Slow & Steady: Tackling Debt in a Manageable Way

Let’s be honest: In this day and age, it’s all too easy to rack up debt—no matter your income level. Most consumers receive credit card offers in the mail regularly, each one promising a tempting perk, reward or interest rate. Unexpected circumstances can crop up at any time, from a broken-down vehicle to a medical emergency. Education tends to be expensive, as does the cost of living in many cities.

If you’re currently struggling with debt, you’re far from alone. According to NerdWallet, the average household with credit card debt has a balance of $15,482. The average household with any kind of debt owes $134,058. Furthermore, these numbers are on the rise year over year.

But there’s good news, too. Carrying debt, even a significant balance, doesn’t have to be a death sentence for your financial health. As they say, slow and steady wins the race. Here are three tips for tackling debt in a manageable way.

 Tip #1: Don’t Expect Debt Relief Overnight

Most debt builds up over a period of time thanks to interest. So, it only makes sense to allow yourself time to pay off your outstanding balances. Tackling significant debt typically takes months or even years—but the end result is well worth the commitment.

Various debt relief solutions have different timelines. A debt settlement program like Freedom Debt Relief typically takes 24 to 48 months to complete. Why? Because enrollees must save up enough money in a dedicated account before trained negotiators can reach out to creditors on their behalf and attempt to reach a settlement lower than the original balance. The end result can be a lower total balance, lower interest rates and fewer fees, but it takes time for consumers to amass a sum with which to negotiate.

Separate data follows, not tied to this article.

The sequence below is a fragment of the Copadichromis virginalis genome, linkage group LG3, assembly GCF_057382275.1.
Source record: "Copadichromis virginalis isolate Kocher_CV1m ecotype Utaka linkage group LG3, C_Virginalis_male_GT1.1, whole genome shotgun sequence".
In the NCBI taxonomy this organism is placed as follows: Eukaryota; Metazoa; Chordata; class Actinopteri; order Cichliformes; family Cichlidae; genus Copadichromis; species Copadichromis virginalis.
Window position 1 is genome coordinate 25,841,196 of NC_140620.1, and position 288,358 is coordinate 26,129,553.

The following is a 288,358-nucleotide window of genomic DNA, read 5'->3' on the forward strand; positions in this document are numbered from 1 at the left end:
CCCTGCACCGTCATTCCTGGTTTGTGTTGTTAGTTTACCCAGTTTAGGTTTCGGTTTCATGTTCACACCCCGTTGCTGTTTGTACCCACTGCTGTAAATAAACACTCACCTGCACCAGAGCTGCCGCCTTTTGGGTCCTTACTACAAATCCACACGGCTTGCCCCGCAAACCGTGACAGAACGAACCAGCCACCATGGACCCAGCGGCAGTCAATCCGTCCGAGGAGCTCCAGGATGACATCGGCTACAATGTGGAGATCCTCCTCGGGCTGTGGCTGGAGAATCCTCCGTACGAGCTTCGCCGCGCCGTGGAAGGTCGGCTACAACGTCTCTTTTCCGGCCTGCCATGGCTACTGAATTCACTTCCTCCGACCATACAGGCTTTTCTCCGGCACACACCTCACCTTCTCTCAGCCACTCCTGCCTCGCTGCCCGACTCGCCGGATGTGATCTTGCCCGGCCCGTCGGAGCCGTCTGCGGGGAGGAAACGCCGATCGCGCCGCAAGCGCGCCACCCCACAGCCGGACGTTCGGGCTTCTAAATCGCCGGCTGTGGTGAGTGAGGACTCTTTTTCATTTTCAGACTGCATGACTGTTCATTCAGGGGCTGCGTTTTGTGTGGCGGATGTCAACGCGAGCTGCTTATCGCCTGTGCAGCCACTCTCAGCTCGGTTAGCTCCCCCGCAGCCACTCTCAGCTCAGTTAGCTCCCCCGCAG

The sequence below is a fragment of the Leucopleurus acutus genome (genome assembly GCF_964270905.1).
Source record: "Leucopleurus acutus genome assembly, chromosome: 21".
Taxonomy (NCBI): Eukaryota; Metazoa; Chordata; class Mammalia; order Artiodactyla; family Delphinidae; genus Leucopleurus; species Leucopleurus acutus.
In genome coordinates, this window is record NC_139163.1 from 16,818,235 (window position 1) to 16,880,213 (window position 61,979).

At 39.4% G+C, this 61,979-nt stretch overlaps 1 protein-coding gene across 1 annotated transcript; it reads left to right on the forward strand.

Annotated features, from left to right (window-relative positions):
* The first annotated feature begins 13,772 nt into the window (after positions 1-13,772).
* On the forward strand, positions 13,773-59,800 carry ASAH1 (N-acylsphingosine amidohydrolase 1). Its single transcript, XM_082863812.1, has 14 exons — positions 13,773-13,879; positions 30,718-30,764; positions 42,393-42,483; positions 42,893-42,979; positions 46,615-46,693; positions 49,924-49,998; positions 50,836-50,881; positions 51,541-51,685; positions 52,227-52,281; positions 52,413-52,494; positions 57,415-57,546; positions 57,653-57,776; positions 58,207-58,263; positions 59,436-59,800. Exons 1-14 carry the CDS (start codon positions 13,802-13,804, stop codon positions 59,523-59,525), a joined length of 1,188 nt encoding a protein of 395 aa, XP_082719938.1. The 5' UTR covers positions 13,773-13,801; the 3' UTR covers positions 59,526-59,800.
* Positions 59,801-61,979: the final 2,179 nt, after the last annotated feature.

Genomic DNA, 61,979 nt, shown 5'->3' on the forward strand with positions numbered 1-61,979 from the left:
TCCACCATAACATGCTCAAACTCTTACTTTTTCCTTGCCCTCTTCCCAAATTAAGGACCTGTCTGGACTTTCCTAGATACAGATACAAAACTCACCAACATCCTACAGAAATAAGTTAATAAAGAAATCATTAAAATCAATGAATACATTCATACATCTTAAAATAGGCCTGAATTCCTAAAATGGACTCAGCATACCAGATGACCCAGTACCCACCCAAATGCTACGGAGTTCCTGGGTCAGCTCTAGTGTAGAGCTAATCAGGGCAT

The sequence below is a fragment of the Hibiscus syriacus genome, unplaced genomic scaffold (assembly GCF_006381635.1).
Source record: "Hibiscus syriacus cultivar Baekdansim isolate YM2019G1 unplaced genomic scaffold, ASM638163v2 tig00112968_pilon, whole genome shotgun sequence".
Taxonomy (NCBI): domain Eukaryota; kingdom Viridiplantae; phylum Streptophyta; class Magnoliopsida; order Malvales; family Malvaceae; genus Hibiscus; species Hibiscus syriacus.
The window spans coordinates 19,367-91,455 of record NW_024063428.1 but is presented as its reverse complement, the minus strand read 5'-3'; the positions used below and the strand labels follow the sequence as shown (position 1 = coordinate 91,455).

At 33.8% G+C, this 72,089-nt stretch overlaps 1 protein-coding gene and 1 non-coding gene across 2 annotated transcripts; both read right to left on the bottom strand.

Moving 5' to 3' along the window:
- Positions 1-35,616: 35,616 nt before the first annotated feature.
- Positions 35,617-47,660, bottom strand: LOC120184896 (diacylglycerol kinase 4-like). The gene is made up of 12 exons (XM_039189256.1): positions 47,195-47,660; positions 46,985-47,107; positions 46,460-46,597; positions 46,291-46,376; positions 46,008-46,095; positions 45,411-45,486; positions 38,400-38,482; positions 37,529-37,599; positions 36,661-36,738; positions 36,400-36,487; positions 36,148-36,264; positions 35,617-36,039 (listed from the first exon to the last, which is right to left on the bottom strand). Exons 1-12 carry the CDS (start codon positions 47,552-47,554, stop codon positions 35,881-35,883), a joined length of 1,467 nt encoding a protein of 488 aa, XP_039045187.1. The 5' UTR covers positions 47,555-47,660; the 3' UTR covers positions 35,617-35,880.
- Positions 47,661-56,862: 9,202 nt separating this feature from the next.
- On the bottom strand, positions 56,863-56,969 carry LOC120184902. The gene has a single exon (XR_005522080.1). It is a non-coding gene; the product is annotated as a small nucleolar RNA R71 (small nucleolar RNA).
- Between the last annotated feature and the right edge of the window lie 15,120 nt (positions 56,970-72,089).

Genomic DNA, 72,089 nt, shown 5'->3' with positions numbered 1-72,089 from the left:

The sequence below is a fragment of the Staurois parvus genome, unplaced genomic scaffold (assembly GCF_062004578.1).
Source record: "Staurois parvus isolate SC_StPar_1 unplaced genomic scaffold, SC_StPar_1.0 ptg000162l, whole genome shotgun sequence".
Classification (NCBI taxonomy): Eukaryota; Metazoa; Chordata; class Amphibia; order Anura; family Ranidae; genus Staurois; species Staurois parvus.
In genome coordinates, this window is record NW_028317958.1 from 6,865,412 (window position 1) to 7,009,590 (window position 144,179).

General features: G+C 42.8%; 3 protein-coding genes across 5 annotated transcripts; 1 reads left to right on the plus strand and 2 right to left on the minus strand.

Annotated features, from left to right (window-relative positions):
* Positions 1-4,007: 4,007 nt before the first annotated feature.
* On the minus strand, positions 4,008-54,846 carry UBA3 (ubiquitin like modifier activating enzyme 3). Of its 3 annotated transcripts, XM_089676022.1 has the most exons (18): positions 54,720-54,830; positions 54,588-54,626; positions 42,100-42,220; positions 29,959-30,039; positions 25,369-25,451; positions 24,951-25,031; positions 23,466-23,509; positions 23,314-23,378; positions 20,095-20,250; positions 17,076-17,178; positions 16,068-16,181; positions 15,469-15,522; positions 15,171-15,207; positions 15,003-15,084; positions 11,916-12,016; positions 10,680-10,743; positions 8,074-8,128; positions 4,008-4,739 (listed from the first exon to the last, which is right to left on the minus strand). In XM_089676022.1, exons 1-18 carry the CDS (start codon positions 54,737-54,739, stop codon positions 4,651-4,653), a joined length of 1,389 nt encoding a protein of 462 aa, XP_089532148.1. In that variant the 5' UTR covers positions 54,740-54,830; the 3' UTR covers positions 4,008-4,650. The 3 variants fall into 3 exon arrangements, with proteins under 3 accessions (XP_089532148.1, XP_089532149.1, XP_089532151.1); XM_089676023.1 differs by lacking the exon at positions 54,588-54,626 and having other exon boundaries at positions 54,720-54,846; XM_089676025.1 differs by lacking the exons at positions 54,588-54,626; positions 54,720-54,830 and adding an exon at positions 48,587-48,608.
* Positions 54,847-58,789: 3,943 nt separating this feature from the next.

Another option for debt relief, consolidation, involves taking out a single loan to pay off multiple higher-interest debts. While this can make debt more manageable by lowering the interest rate and consolidating various payments into a simpler one, you’ll still have to repay the full amount of money you owe as a loan. As you’d imagine, this can also take months or years to complete.

 Tip #2: Strategize for the Short and Long Terms

True financial health results from a combination of short-term actions and long-term goals. Instead of getting overwhelmed by the big picture, think about what you can do in the present to progress your journey toward becoming debt-free.

The most basic way to free up more money for paying down debts is to budget thoroughly up front. This practice helps consumers keep track of their income versus expenditures, so they can see where their money is going. This serves as the first step toward making positive lifestyle adjustments.

Once you’ve streamlined your spending habits and freed up extra money to devote to debt repayment, it’s time to prioritize. Which debt should you tackle first? Compile the following information about each debt:

 

  • Amount owed
  • Minimum payment due
  • Interest rate/APR
  • Due date for payment

From there, you can create a game plan. Many consumers tackle debt by interest rate, prioritizing the highest and moving toward the lowest. Others find success starting with the most manageable and working their way upward.

 Tip #3: Work on Building Sustainable Money Habits

Debt is sneaky; it can start amassing again at any time. For this reason, it’s crucial to work on developing sustainable money habits. Tackling debt in a manageable way means paying down your current balances but also setting yourself up for financial health in the future.

By taking a slow and steady approach to debt relief, you have a better chance of making lasting change that sticks.

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